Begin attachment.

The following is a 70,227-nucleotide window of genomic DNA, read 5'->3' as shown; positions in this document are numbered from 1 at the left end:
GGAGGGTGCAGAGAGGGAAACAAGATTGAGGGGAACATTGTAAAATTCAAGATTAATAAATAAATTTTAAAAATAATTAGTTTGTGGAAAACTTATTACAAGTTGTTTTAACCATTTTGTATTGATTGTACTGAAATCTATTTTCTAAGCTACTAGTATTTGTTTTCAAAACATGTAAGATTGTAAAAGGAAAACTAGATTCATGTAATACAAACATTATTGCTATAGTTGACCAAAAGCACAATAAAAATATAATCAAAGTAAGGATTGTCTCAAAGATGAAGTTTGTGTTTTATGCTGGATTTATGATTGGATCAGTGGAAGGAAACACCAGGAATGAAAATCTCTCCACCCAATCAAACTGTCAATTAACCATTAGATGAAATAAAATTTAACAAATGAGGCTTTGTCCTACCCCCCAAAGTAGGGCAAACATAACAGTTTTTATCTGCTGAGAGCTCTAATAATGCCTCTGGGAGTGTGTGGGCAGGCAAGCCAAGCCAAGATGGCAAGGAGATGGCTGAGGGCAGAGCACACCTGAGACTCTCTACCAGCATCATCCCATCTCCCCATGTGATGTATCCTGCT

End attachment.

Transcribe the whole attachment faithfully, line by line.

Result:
The following is a 70,227-nucleotide window of genomic DNA, read 5'->3' as shown; positions in this document are numbered from 1 at the left end:
GGAGGGTGCAGAGAGGGAAACAAGATTGAGGGGAACATTGTAAAATTCAAGATTAATAAATAAATTTTAAAAATAATTAGTTTGTGGAAAACTTATTACAAGTTGTTTTAACCATTTTGTATTGATTGTACTGAAATCTATTTTCTAAGCTACTAGTATTTGTTTTCAAAACATGTAAGATTGTAAAAGGAAAACTAGATTCATGTAATACAAACATTATTGCTATAGTTGACCAAAAGCACAATAAAAATATAATCAAAGTAAGGATTGTCTCAAAGATGAAGTTTGTGTTTTATGCTGGATTTATGATTGGATCAGTGGAAGGAAACACCAGGAATGAAAATCTCTCCACCCAATCAAACTGTCAATTAACCATTAGATGAAATAAAATTTAACAAATGAGGCTTTGTCCTACCCCCCAAAGTAGGGCAAACATAACAGTTTTTATCTGCTGAGAGCTCTAATAATGCCTCTGGGAGTGTGTGGGCAGGCAAGCCAAGCCAAGATGGCAAGGAGATGGCTGAGGGCAGAGCACACCTGAGACTCTCTACCAGCATCATCCCATCTCCCCATGTGATGTATCCTGCT